One of our bathrooms has a low-flow shower head, and our kitchen sink has a low-flow aerator on it. As a result, they use less water than standard ones do. Since we are on municipal water, this has a direct effect on our monthly water bill. I should replace our other sinks and our other shower head with similar fixtures. The upfront cost is a bit high, but the installation time isn’t too bad. And over the years, the cost savings really add up. (Upfront cost and time required less than savings generated)

Your Stories
What are some of the choices you make between time spent and money saved? Share your story in the comments below…

Being Happy With What You Have

Trent at The Simple Dollar had a very nice post this morning about contentment.

Life is full of unlimited wants and desires that we cannot possibly fulfill. We can sit back and feel sorry for ourselves that we can’t have everything we want or we can choose to be happy with what we have.

Now, this doesn’t mean we shouldn’t strive for those things that we don’t have right now. On the contrary, if something is really important to you, then you should work hard to achieve it. The point is not to dwell on every little thing that you want to do or have but can’t. Contentment (happiness) is achieved when you find a good middle ground. You’re working hard to achieve your important goals, but you don’t worry about not having everything you want (or having everything someone else has).

The Law of Inertia

A major component of success is having the willpower to actually do something. This is certainly true in regards to personal finance, but it is also true in many other facets of life. And of course, since it is such a major component of success, it also tends to be one of the more difficult things to master. Isaac Newton captured the idea quite well when he documented the law of inertia. He stated that an object at rest will remain at rest unless acted on by an unbalanced force. This is another way of saying that your situation, task, to-do list, debt burden, etc. is not going to change unless you act upon it.

Take a look around, and it’s easy to see this in practice almost anywhere. Listen and you’ll hear a lot of people complaining about their lot in life. People hate their jobs, never seem to have any money, have unhealthy relationships, can’t seem to get ahead, etc. However, one commonality among this is that quite often the people doing the most complaining are the least likely to actually do anything about their situation. It seems so simple: if you keep doing the same thing the same way, you’re going to be in the same situation. But trying to make changes in your life can be very difficult.

Even on a smaller scale, we all have little projects that are on our list of things to get done that never seem to actually get done. I’m certainly not exempt from this. I can name a few right now:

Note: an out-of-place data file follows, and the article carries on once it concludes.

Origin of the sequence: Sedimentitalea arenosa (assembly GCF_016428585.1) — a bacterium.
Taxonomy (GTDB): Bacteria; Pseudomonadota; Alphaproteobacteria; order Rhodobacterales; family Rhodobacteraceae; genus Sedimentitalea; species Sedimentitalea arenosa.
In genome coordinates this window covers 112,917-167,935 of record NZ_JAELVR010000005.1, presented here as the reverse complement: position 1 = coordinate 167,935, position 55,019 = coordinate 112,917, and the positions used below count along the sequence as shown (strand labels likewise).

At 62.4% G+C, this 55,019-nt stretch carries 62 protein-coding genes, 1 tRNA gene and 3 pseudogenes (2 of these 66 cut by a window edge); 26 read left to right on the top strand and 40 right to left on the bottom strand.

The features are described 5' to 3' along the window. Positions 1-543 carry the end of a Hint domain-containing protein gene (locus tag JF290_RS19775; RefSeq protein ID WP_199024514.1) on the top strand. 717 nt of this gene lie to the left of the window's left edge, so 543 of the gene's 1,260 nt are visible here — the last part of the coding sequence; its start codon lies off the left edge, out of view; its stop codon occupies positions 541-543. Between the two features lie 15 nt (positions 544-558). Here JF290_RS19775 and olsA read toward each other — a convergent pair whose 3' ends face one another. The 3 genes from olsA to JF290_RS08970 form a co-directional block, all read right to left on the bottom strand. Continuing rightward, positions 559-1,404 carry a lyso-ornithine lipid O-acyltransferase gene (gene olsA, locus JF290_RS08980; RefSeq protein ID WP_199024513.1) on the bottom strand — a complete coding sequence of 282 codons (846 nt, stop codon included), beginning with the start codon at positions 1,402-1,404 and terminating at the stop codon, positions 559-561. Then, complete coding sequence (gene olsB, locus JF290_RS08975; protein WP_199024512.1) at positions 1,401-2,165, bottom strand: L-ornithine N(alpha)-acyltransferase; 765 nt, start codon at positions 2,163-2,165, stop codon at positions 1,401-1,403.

– Our upstairs bathroom has a squeaky hinge. I have to be very careful in the mornings when I’m getting ready for work not to move the door too much, because it will wake our little boy down the hall. I make a mental note of it every morning and tell myself “I need to get some WD40 and oil that hinge.” Our little boy is now a year old, and I think I’ve been telling that to myself for the entire year. Yet this morning when I was getting ready, the hinge on the door still squeaked. I made another mental note to buy some WD40 and oil the hinge.

– Since we moved into our house in fall 2008, the downstairs half bath / laundry room has had a burnt out light in it. The room has multiple light sources, so I never bothered to replace the one that was burnt out. It was one of those long, florescent overhead lights. I’d never changed one before, and thought it would be difficult and that the bulbs would cost more than standard ones. This weekend, we finally replaced the burnt out bulbs. It was super easy, and the bulbs were pretty inexpensive. The room looks a lot nicer with the extra lighting.

– We had a regular trash can in our kitchen. It always seemed to be in the way, and the lid didn’t stay on too well. My wife always complained about it and told me she wanted one of those under-the-cabinet, slide out trash bins. They’re more convenient and would clear some floor space in the kitchen. I added it to my mental “to-do” list and kept it there for three years. It was just easier to leave our current trash can in the kitchen. But finally I took the action, went to Lowe’s, bought the under-the-cabinet trash can, and installed it. It really is a lot more convenient, and the kitchen looks a lot nicer with our old trash can out of there.

All three of those situations have some common characteristics:
1. They all required me to go out and purchase something to be able to complete the task
2. They all required me to take time out of my day to work on the task
3. Once the task was completed (though the first one isn’t yet complete), I looked back and said to myself “I should have done this a long time ago”

The point is that it takes a concentrated effort to generate enough inertia to get things done. It’s always going to be easier to leave things the way they are now, but that doesn’t solve the problem. Your hinge will always squeak, the lighting will never be as good, and the trash can will always be in the way. Sure, you’ll get used to those things and come to think of it as normal. But, imagine how much better it would be if you actually took the time to take care of the situation. Just a little something to think about as you start your week…